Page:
As far as including vocabulary for dialects you're only somewhat familiar with, there are a few things you can do. Number one is simply finding someone from the region you're representing to read and comment on the dialogue's authenticity. In the Internet age, that shouldn't be difficult to arrange. You also have the option of hedging a bit -- perhaps your character has travelled. They're from Georgia originally, but they spent their college years in New York City. So, when the dialect isn't exactly right, it's explainable as resulting from other influences. It's a bit of a cheat, but it can work.

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If people were complaining

If people were complaining about a few ohs and yeahs, don't listen to them.

I try to fit in stammers, forgotten thoughts, and the like when I can. But I'm more interested in showing conversation as it is than conveying points through efficient dialogue. Not that I'm particularly successful at it =\

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Ummm....er...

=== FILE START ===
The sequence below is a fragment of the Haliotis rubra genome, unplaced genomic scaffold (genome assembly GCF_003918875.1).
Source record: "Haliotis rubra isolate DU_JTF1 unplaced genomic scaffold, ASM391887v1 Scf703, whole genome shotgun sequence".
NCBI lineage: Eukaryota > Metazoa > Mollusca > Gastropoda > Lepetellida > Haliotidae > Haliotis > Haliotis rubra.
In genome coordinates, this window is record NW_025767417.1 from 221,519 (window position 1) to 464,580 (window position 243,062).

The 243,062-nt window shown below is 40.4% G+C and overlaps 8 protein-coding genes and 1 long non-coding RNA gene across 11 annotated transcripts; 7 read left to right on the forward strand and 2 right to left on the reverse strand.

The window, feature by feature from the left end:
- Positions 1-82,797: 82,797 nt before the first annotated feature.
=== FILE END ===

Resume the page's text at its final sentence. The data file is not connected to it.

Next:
The William G's picture

I once tried to use a more natuarlistic dialogue here (the image is too wide to post here) But I actually got complaints because a few people felt it was too natural. That dialogue needs to be snappy.

I think they watch too much TV.

But that just shows that you're always burdened with the reader's expectations even if you don't realize it. So I think, that if your southern belle doesn't say "sugar" someone will make mention of it.

_____

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Actually, I really like that

Actually, I really like that page. Every utterance has a clear intention, even when you have several non-words in a string. And taken together they clearly convey the awkwardness of the moment, without over-explaining.

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re:

Katie Sekelsky's picture

I agree. It's definitely natural, and in a good way. As long as their not overused, I think natural pauses and such are very much good for a comic. It makes the characters more believable and therefore more relatable. Lord knows I can never actually let a eloquent sentence out of my mouth without a stutter or "um".

-reva-
http://www.thinksynch.com